Libyan rebels retreated under fire from Muammar Qaddafi’s troops as U.S. President Barack Obama and U.K. Prime Minister David Cameron said they may consider sending arms to the opposition forces.
“We will be providing them direct assistance,” Obama said in an NBC “Nightly News” interview yesterday. Asked if this meant sending weapons to the rebels, Obama said: “I’m not ruling it out. But I’m also not ruling it in.”
Cameron echoed Obama when answering questions in Parliament in London today. “We do not rule it out, but we haven’t taken the decision to do so,” he said.
Rebels, after advancing toward Qaddafi’s hometown of Sirte, withdrew in the face of artillery and rocket attacks as pro-Qaddafi forces retook control of the oil port of Ras Lanuf. The BBC and New York Times, citing reporters near the Libyan frontline, said rebels are streaming away from Brega and heading northeast, back toward Ajdabiya.
Allied forces carried out an air strike against troops loyal to Qaddafi several kilometers west of Ajdabiya today, Agence France-Presse reported.
“There’s little indication that Qaddafi’s forces were driven back by the rebels,” Nate Hughes, director of military analysis at the Austin, Texas-based geopolitical advisory firm Stratfor, said in a telephone interview. “The rebels are no match for Qaddafi’s forces.”
Qaddafi’s advance shows he retains military capacity after almost two weeks of U.S.-led bombing that has targeted his air defenses, armor and army installations. In London, leaders of the anti-Qaddafi coalition pledged yesterday to continue military action against Libya until he complies with United Nations resolutions demanding an end to attacks on civilians.
Six F-16 fighter jets from the Netherlands are deploying over Libya with NATO forces, the Dutch Defense Ministry said today in a statement. The Netherlands has also sent a KDC-10 in-flight refueling tanker and the mine-hunting ship HNLMS Haarlem, the ministry said.
“In two weeks from now, if the rebels haven’t taken Tripoli and Qaddafi is still in charge, I see a second UN mandate for ground troops,” Florence Gaub, a North Africa expert at the NATO Defense College in Rome, said in a telephone interview. “It’s not a question of if Qaddafi is going to go, but when. It will definitely happen in April.”
Miguel D’Escoto Brockmann, a former foreign minister of Nicaragua’s socialist Sandinista government and one-time president of the United Nations General Assembly, has been named by Qaddafi’s regime as Libya’s ambassador to the UN.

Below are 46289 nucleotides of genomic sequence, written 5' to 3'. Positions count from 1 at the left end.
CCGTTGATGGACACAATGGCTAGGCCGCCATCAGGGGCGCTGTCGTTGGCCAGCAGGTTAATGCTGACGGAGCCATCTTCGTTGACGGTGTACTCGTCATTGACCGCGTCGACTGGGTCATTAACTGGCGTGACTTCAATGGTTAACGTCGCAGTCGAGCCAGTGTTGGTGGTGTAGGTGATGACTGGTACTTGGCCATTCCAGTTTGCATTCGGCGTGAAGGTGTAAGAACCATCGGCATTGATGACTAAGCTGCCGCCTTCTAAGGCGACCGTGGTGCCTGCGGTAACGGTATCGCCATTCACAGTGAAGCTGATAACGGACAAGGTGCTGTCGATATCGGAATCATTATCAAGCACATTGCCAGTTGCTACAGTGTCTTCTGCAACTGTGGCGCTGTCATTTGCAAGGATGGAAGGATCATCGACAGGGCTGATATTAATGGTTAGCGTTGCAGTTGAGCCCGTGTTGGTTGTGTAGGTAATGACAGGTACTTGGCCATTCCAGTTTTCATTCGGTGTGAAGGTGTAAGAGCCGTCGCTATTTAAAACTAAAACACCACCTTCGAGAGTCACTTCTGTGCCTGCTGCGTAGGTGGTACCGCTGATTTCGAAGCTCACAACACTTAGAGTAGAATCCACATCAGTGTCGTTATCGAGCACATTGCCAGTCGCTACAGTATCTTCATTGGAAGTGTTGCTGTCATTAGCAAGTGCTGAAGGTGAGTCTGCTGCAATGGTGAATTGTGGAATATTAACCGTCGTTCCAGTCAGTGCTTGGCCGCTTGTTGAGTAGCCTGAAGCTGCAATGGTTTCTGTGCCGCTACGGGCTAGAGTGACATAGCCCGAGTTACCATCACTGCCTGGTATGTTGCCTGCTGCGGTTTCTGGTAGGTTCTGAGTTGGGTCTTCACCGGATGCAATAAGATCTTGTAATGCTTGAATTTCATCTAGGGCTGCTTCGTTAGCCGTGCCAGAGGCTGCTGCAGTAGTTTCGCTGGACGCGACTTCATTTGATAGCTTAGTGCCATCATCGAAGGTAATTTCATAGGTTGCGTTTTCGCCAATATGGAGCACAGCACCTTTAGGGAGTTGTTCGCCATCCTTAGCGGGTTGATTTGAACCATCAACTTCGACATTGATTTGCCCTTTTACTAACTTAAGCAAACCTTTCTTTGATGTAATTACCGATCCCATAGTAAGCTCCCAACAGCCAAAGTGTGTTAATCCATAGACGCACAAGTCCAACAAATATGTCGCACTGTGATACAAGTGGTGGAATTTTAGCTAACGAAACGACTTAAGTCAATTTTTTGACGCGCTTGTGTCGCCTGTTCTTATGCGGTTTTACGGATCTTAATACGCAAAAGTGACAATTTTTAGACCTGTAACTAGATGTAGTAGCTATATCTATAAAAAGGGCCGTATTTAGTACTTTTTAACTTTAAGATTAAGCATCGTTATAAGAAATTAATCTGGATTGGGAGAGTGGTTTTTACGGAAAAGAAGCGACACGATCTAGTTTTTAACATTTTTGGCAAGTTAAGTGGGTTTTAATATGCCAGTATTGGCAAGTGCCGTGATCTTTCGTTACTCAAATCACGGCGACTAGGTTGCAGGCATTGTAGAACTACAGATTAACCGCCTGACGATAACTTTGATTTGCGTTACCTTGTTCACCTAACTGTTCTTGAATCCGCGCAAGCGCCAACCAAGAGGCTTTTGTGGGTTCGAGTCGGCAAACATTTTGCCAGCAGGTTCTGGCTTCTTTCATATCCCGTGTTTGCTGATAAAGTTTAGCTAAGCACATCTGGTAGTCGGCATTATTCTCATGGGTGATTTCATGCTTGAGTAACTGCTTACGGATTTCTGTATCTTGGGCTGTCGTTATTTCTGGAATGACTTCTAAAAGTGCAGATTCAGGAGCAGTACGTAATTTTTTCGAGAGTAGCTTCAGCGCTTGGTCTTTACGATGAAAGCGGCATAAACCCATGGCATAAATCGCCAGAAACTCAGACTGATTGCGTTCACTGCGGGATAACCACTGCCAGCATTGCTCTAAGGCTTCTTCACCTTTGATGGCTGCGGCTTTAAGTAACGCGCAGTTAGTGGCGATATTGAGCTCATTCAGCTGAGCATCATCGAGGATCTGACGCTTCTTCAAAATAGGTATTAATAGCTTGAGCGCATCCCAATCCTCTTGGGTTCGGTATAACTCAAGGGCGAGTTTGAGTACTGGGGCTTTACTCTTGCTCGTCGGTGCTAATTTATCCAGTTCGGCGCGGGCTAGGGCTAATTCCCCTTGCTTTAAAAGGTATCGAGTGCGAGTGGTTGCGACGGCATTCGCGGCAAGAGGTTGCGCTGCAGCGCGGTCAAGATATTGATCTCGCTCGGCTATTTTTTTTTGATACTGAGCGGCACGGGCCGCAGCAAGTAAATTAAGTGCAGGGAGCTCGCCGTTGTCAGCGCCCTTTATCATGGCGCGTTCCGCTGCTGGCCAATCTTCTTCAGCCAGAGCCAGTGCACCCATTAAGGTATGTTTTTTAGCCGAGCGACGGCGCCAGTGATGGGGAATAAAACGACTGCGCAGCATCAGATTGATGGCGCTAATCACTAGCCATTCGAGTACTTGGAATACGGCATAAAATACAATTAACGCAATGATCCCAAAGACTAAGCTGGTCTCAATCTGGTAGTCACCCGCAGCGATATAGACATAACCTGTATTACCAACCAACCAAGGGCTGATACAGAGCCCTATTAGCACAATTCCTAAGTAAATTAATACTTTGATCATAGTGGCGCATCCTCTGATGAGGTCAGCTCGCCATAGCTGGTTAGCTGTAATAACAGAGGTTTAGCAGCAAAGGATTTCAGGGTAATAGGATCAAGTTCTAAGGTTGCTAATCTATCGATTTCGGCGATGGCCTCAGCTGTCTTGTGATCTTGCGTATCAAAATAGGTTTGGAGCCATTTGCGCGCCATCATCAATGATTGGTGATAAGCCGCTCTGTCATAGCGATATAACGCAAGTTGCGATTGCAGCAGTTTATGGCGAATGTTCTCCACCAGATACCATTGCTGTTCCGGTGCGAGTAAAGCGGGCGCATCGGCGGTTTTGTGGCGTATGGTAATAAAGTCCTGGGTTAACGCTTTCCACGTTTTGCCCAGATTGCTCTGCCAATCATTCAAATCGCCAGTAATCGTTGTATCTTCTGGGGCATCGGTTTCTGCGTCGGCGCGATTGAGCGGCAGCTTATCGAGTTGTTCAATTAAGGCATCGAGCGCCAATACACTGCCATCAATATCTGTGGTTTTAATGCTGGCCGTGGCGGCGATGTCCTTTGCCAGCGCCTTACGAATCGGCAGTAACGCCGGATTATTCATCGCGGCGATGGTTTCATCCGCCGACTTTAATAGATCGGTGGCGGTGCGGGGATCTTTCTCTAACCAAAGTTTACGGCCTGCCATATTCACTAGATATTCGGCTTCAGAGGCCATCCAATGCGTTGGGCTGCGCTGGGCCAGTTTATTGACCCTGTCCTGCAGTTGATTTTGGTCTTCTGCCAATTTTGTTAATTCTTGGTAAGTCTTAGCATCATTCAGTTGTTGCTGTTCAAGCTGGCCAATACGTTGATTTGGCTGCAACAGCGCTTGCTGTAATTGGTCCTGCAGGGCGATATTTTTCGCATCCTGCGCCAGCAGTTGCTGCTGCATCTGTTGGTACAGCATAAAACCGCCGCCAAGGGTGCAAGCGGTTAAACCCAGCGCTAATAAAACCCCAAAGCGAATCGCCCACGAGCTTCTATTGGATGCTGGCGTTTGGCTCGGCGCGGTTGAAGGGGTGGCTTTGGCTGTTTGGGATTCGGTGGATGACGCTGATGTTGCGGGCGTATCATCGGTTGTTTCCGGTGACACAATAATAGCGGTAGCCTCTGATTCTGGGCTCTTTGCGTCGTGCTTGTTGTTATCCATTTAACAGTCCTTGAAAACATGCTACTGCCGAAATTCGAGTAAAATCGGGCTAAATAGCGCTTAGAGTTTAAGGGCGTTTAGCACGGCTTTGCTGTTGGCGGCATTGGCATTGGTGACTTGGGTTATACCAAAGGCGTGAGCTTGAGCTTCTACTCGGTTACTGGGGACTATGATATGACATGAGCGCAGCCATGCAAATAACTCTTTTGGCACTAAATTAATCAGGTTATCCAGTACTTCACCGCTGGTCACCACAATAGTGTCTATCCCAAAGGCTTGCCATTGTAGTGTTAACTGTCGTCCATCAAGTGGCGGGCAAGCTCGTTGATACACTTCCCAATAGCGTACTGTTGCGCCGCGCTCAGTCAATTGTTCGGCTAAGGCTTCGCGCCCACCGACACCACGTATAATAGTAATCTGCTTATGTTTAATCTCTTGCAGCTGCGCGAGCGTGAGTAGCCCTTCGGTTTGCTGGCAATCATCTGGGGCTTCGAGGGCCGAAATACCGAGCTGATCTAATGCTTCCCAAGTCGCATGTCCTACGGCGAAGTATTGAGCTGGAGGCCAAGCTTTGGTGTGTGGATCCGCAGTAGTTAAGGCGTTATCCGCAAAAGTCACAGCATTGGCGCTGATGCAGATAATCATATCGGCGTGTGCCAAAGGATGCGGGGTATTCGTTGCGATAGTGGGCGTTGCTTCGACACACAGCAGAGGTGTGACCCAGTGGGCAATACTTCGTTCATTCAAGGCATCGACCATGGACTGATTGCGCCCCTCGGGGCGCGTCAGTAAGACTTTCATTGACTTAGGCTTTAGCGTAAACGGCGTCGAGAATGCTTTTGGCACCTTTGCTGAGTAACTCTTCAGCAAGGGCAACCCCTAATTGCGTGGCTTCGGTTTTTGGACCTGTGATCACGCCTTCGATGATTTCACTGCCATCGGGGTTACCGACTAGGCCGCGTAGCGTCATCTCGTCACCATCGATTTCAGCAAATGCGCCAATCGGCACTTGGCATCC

Venezuela President Hugo Chavez said today Qaddafi told him he isn’t leaving Libya and that his exile is “not foreseen,” after he was asked by a journalist if he would give the North African leader asylum. Chavez was speaking on state television during a visit to Uruguay.
There are signs that some of Qaddafi’s associates are abandoning him, French Foreign Minister Alain Juppe said.
“On the political front, one can see the first defections around Qaddafi in Tripoli,” Juppe said during question time in parliament in Paris today, without providing further details.
The six-week conflict in Libya, that began as a popular anti-regime protest movement of the kind that unseated leaders in Egypt and Tunisia, has divided the international community, with Russia and China refusing to support the UN-backed intervention. As many as 12,000 people may have died in the fighting, according to rebel estimates.
Rebels Sell Oil
Crude oil futures extended declines after a U.S. government report showed a larger-than-forecast increase in inventories. Crude oil for May delivery declined 22 cents to $104.57 a barrel at 1:06 p.m. on the New York Mercantile Exchange.
At the London conference, Qatar, which was the first Arab nation to send jets to join the coalition enforcing the Libyan no-fly zone, offered to facilitate oil sales from rebel-held parts of the country and use the proceeds for humanitarian aid.
Before being forced back yesterday, the rebels had advanced along the coast and recaptured Ras Lanuf and the neighboring oil port of Brega, helped by U.S.-led air strikes on government positions.
In western Libya, forces loyal to Qaddafi used tanks and armored vehicles to storm the city of Misrata from several locations, Sadoon al-Misrati, a member of the opposition forces, told Al Arabiya television. He said the allies hadn’t adopted military tactics to “neutralize this direct threat” to Libya’s third-biggest city.
Obama, in an interview with the CBS Evening News, said the “noose has tightened” around Qaddafi and that “it may at some point shift to him figuring out how to negotiate an exit.” Qatar’s prime minister, Sheikh Hamad Bin Jabr Al Thani, said the Libyan leader should quit now before an offer to let him go into exile -- which he didn’t detail -- is taken away.
Uganda would consider a request by Qaddafi for political asylum in the East African nation, though he hasn’t submitted an application, said Henry Okello Oryem, minister of state for foreign affairs.
“Qaddafi’s plan B would be to flee to an African country,” said the NATO Defense College’s Gaub. “But the problem is that the regime isn’t just him. His sons are even more determined to cling to power.”
Britain has expelled five Libyan diplomats, including the military attache, from London, Foreign Secretary William Hague said. “Were these individuals to remain in Britain, they could pose a threat to our national security,” he told lawmakers in the House of Commons today.
Elsewhere in the Middle East, Syrian President Bashar al-Assad said he won’t be rushed into making political changes aimed at quelling the worst unrest since he inherited power from his father in 2000.
Assad said his Baath Party has prepared a draft for amending the country’s emergency and political party laws. He declined to say when those changes may be implemented.